City of Morgan Hill

Responding to an ongoing public refrain against the development of massive fulfillment centers in the city limits, the Morgan Hill City Council is considering a zoning amendment that would prohibit such distribution facilities.

However, the city’s proposal doesn’t do enough to ban all types of industrial fulfillment centers, according to the president of the Morgan Hill Responsible Growth Coalition. The coalition has collected more than 3,000 signatures for a local ordinance initiative that would prohibit modern-day fulfillment centers in Morgan Hill.

The city council was scheduled to vote Oct. 28 on a proposed zoning amendment that regulates e-commerce facilities, prohibits “heavy distribution and parcel sorting uses” and updates “provisions related to local delivery services,” reads a city staff report. The proposed amendment also defines “significant projects” that would require planning commission review, rather than approval by staff.

The planning commission voted 5-2 on Sept. 22 to recommend the zoning amendment for approval. The council’s Oct. 28 meeting will start at 7pm. Visit the city’s website for instruction on how to join the online meeting.

Specifically, the zoning amendment proposed by city staff prohibits fulfillment centers “by clarifying that heavy distribution and parcel sorting uses are not permitted in any zone in the city,” says the city staff report. However, the amendment would define and allow a new classification of “parcel hub” or “last mile” facility, which would be an industrial center with 75,000 square feet or less of floor area with delivery vehicles rated at 10,000 pounds or less—about the size of a van.

Parcel hub proposals larger than 75,000 square feet would require a conditional use permit, according to the proposed zoning amendment.

Furthermore, the zoning amendment proposal defines “significant projects”—subject to planning commission review—as any proposed project larger than 100,000 square feet; 40 feet in height or taller; or any residential development of 200 units or more. Currently, the city’s community development director determines if a project is significant “based on subjective findings,” says the city staff report.

The council’s Oct. 28 review of the proposed zoning changes occurs months after the MHRGC began circulating a petition to adopt a draft city ordinance that would prohibit and define “fulfillment centers” as “any structure with greater than 75,000 square feet of floor area that has more than one dock-high-door per 25,000 square feet and a clear ceiling height of more than twenty-four (24) feet over more than 25 percent of its floor area.”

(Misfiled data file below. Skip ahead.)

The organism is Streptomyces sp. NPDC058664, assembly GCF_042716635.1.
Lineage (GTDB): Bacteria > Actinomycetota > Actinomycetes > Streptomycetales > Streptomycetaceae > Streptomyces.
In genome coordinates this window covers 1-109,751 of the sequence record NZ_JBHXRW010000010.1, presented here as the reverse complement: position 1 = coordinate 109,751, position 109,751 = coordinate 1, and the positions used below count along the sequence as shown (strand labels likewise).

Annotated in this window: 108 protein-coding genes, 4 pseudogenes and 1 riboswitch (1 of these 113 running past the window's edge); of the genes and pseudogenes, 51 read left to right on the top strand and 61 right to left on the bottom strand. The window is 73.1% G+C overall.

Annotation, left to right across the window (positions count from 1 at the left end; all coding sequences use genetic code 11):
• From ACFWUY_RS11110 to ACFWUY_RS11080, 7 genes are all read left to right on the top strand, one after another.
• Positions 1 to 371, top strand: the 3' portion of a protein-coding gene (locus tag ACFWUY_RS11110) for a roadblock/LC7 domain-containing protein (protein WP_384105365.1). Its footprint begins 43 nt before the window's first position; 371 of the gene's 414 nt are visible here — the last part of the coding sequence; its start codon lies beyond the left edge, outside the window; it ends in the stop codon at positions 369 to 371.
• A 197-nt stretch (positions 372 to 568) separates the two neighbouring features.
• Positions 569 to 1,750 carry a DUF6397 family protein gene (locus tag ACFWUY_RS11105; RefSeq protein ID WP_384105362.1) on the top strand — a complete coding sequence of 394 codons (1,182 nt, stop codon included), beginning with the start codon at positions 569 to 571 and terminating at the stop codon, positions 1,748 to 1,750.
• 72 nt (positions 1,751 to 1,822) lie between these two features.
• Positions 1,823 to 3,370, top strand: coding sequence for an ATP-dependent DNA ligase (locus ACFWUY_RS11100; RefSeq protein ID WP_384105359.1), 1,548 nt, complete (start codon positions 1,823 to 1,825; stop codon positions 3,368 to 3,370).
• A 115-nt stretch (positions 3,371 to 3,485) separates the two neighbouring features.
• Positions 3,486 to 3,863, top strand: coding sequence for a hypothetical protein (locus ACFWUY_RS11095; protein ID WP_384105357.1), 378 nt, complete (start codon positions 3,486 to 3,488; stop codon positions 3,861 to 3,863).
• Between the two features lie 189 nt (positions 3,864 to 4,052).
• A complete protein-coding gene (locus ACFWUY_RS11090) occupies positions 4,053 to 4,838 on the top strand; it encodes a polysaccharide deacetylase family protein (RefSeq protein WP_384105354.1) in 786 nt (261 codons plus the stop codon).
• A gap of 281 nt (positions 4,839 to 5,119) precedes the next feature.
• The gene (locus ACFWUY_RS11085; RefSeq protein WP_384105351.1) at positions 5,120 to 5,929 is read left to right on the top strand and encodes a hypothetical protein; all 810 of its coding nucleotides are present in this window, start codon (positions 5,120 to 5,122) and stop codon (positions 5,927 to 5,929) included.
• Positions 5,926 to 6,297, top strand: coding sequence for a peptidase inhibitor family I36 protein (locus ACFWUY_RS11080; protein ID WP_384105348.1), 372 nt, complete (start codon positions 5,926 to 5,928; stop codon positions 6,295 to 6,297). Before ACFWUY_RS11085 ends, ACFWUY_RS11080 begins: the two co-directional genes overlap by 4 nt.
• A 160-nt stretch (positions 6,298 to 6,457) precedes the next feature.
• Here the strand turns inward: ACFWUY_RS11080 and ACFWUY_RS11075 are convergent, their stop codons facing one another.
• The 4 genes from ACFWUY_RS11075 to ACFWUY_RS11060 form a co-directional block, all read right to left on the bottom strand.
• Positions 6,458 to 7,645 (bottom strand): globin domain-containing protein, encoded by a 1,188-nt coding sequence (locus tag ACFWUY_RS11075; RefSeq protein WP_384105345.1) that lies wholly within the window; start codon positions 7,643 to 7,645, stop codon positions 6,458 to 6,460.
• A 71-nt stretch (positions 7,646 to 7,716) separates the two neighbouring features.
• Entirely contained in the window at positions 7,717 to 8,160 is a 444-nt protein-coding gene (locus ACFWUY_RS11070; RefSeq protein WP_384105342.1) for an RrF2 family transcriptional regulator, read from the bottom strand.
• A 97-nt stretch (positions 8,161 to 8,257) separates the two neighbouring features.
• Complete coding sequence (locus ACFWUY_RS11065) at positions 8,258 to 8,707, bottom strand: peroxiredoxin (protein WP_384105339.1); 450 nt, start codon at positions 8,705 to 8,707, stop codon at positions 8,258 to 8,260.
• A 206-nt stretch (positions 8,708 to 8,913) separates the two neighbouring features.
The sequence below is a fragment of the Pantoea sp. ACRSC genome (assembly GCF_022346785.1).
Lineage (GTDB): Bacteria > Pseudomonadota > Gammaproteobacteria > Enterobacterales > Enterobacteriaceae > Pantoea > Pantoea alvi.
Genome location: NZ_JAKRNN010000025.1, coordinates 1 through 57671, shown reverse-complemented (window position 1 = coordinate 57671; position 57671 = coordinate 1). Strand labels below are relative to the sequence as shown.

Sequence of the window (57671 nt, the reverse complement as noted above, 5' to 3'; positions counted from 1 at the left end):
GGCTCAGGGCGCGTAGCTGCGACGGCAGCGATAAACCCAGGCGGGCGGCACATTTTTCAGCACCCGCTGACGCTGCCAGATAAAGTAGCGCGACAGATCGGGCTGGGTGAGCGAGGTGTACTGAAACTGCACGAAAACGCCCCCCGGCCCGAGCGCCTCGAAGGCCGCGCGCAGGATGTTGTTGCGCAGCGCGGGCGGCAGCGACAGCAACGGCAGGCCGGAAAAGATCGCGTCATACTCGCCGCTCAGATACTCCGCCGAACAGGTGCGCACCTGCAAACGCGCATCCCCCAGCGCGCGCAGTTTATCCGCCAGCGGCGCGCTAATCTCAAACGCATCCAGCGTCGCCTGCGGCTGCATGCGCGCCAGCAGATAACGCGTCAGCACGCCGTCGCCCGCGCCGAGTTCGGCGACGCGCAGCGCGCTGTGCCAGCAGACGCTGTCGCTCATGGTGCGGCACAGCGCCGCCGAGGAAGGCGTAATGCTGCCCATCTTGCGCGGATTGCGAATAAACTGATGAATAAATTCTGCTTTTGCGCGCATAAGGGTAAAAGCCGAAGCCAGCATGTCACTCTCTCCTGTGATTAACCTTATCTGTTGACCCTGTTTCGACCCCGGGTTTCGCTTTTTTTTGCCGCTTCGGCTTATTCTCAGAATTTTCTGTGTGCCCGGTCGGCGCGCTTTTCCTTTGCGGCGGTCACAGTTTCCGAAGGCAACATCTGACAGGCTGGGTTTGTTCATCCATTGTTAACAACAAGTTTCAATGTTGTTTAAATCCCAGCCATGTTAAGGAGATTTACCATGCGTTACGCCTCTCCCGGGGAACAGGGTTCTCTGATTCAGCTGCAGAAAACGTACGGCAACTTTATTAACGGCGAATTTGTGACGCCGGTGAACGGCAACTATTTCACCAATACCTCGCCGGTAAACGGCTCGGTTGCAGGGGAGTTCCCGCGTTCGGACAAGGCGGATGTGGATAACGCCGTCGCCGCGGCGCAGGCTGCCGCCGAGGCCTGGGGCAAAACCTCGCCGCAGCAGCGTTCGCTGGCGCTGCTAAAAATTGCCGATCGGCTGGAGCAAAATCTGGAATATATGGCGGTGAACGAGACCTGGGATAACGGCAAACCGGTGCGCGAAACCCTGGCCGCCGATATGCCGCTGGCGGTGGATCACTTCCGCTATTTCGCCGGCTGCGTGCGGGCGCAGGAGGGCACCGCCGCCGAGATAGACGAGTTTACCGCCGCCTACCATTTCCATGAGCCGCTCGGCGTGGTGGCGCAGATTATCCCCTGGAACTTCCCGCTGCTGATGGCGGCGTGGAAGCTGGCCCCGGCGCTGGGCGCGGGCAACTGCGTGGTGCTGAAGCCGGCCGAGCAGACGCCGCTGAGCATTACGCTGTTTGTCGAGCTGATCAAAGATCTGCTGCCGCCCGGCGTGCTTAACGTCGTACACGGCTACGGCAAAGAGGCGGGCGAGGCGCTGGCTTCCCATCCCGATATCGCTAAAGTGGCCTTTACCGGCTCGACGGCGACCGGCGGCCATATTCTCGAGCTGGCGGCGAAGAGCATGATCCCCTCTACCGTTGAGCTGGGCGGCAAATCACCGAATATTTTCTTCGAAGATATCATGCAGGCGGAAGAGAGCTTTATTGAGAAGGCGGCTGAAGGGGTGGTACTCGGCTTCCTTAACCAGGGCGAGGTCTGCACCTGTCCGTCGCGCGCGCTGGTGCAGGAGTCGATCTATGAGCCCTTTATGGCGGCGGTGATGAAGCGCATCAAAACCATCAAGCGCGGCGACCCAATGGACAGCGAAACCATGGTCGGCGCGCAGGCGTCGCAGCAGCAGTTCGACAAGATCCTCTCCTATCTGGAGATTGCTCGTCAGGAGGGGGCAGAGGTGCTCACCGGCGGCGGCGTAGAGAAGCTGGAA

The proposed city amendment defines a fulfillment center as 200,000 square feet with a maximum ceiling height of 24 feet, whose primary use is “storage and distribution of e-commerce products to end users,” says the city staff report.

The MHRGC initiative petition was started in July by a group of local residents and business owners after Trammell Crow proposed the Morgan Hill Technology Park near the U.S. 101 interchange with Cochrane Road. That proposal included six industrial/commercial buildings ranging in size from about 80,000 to 220,000 square feet each. Trammell Crow withdrew those plans in September, but the company still owns the property.

Joe Baranowski, president of the MHRGC, said the zoning amendment proposed at the Oct. 28 council meeting would open the door for Trammell Crow to propose a project similar to the one it withdrew.

Baranowski called the zoning amendment proposal a “poor response” to the MHRGC initiative. He noted that if the council approves the amendment Oct. 28, that does not prevent the MHRGC from submitting its initiative for an upcoming ballot measure, if their petition is validated by city and election officials.

MHRGC members have hoped that city officials would work more closely with them on drafting an ordinance that not only addresses truck traffic, but also encourages employers offering higher-paying jobs to Morgan Hill and discourages facilities that rely on automation instead of people.

“The entire proposal makes no sense. We need the city to do what they said, which is cooperate with a broader group of people—not rush this proposal and (they should) sit down, discuss our differences and respect the fact that the citizens have spoken and they want the initiative,” Baranowski said.

Councilmembers have previously agreed with the intent of the MHRGC initiative.

The city’s proposed zoning amendment would not automatically apply to development proposals within the Morgan Hill Ranch Business Park off Cochrane Road, according to the city staff report. That business park is under a planned development agreement, dating back to 1981, that requires all permits for projects within the park be issued by city staff instead of the planning commission or city council.

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Michael Moore is an award-winning journalist who has worked as a reporter and editor for the Morgan Hill Times, Hollister Free Lance and Gilroy Dispatch since 2008. During that time, he has covered crime, breaking news, local government, education, entertainment and more.


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